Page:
Four Palestinian Authority police officers and three protesters, including a member of the PA legislative council, were injured in the fighting, according to the Maan Palestinian news agency.
Kerry announced in Amman on July 19 that a basis for the resumption of negotiations had been worked out and that Israeli and Palestinian negotiators could be expected in Washington within a week or so. However, in the following days Palestinian officials claimed that the framework for the negotiations was not fully resolved — and restated their demands for the release of the pre-Oslo Palestinian prisoners and for the use of the pre-1967 lines as the basis for negotiations on a Palestinian state.
While waiting for Sunday’s Cabinet meeting to begin, Jewish Home leader Bennett spoke to families of terror victims who were staging a demonstration against the decision outside the Prime Minister’s Office.
“Releasing murderers brings a lot of bereavement and it is a mark of disgrace against Israel. Anyone on the other side [the Palestinians] who today calls for the release of murderers and burners of children and women, does not deserve to be called a partner,” said Bennett.
Bennett told the families to keep their heads held high. “Terrorists need to be wiped out, not released. We will vote against releasing murderers,” he promised.
After the vote he said it was a “tough day” for the government.
Lapid said ahead of the meeting that, while he was saddened by the decision to release murderers, it was necessary in order to give peace a chance.
“This is not a happy day for the state of Israel. These people should rot in prison all of their lives, but we need to do what is possible in order to start the peace process,” said Lapid.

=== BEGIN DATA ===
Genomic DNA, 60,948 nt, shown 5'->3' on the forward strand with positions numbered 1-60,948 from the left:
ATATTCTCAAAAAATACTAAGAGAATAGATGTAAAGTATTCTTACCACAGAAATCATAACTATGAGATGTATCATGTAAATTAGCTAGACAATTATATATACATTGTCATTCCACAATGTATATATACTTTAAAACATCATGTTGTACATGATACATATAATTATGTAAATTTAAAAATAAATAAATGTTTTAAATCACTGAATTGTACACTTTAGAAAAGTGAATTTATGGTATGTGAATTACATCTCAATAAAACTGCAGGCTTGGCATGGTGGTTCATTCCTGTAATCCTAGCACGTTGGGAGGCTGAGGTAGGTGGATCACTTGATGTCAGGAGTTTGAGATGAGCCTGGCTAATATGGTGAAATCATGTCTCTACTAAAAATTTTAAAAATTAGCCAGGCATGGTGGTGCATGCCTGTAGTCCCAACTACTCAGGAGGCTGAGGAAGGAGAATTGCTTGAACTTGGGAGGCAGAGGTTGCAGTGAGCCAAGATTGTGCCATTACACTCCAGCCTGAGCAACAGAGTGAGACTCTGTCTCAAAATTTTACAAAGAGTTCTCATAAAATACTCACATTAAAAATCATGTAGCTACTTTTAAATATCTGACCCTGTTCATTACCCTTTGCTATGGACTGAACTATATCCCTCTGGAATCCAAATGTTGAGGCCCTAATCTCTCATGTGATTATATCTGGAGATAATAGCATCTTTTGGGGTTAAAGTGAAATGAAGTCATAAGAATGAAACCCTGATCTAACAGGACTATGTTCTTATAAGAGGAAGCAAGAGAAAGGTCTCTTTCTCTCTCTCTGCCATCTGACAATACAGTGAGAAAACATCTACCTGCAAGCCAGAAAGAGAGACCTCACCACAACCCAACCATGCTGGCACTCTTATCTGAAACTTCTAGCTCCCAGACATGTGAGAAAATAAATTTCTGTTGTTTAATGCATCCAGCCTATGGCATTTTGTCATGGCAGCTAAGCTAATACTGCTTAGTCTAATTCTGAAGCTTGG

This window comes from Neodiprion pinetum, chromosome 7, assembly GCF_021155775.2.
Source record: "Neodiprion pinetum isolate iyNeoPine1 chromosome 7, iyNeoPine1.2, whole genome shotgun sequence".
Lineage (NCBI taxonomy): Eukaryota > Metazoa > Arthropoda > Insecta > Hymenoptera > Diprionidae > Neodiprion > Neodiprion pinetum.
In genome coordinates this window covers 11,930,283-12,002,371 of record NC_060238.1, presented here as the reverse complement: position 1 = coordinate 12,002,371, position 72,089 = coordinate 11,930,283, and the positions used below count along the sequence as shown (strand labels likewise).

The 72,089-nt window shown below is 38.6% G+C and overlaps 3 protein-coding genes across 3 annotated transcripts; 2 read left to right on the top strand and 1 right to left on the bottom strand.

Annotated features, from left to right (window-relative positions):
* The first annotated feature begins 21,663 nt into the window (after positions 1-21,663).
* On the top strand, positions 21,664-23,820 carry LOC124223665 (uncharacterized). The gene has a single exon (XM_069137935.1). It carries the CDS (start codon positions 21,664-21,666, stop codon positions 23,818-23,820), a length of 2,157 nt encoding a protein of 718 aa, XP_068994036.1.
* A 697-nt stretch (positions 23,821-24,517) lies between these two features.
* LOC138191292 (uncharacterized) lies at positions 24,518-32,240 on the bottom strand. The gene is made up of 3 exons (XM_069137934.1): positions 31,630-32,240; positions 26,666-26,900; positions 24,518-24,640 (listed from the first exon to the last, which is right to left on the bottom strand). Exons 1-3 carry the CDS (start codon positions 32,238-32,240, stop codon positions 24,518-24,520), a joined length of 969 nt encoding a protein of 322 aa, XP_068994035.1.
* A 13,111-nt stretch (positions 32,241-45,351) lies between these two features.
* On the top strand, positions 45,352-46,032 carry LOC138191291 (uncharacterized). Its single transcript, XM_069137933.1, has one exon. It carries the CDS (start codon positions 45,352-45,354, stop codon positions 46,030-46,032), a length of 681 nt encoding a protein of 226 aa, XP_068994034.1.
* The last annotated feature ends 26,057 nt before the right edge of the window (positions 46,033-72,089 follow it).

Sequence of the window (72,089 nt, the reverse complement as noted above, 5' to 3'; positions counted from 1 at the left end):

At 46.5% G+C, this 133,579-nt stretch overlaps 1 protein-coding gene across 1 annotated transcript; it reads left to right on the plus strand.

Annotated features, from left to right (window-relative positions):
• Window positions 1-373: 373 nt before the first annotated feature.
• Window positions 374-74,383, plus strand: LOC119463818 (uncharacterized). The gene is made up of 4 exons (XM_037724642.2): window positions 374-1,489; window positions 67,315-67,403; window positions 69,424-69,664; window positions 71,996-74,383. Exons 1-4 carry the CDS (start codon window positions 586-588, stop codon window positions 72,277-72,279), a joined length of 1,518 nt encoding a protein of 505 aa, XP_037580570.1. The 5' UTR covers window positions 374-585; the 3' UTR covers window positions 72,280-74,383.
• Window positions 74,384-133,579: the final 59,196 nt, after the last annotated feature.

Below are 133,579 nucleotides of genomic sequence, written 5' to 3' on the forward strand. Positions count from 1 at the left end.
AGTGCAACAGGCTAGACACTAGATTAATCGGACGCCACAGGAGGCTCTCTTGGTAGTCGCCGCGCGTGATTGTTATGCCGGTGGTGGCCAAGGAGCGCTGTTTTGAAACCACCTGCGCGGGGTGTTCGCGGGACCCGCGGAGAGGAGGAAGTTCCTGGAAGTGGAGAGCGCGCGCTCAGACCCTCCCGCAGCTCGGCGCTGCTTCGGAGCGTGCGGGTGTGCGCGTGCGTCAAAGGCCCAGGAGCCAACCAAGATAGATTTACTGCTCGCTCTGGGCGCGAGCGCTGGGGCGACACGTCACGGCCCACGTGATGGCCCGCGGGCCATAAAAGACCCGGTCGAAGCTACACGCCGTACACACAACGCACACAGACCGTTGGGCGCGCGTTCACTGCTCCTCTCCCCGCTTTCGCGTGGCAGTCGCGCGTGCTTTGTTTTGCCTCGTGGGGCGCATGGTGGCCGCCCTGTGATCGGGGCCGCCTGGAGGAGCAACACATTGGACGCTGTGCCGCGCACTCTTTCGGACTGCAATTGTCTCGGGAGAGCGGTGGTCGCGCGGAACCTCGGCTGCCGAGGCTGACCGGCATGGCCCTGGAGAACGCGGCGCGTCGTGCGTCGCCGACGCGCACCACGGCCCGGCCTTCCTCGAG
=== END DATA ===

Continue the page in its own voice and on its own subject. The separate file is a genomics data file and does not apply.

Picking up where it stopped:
Opposition leader Shelly Yachimovich early Sunday had urged the ministers to vote in favor of the releases. “It is a difficult and painful decision, first and foremost to the victims’ families, but it will not damage Israel’s national fortitude and instead will enable the jump-starting of the negotiations,” said Labor chair Yachimovich. “The prime minister must stop being led by the extremist elements of his cabinet.”
On Saturday, Netanyahu released a letter to the public, calling the decision “extremely difficult,” and saying it “pains the bereaved families [of the victims], it pains the entire Israeli public and it pains me very much. It clashes with a foundational value — justice.”
The letter continued: “Our best response to the loathsome murderers who tried to terrorize us into submission is that in the decades that they sat in prison, we built a state to be proud of.”
Shortly after his announcement, families of Israeli terror victims came out strongly against Netanyahu.
Netanyahu’s decision constituted “surrender,” the families from the Almagor terror victims’ association said in a harshly worded statement. “Again it seems that the prime minister is falling apart and can’t withstand pressure at the difficult moment.”
The families alleged that Israel was being “pressed again into failed negotiation” because of the personal ambitions of US President Barack Obama and his secretary of state, John Kerry.
They said that Netanyahu had issued “repeated assurances” that Israel would not be releasing terrorists and had rebuffed with “various evasions” their requests that he meet with them.
Elhanan Miller, Joshua Davidovich, Asher Zeiger and Michal Shmulovich contributed to this report.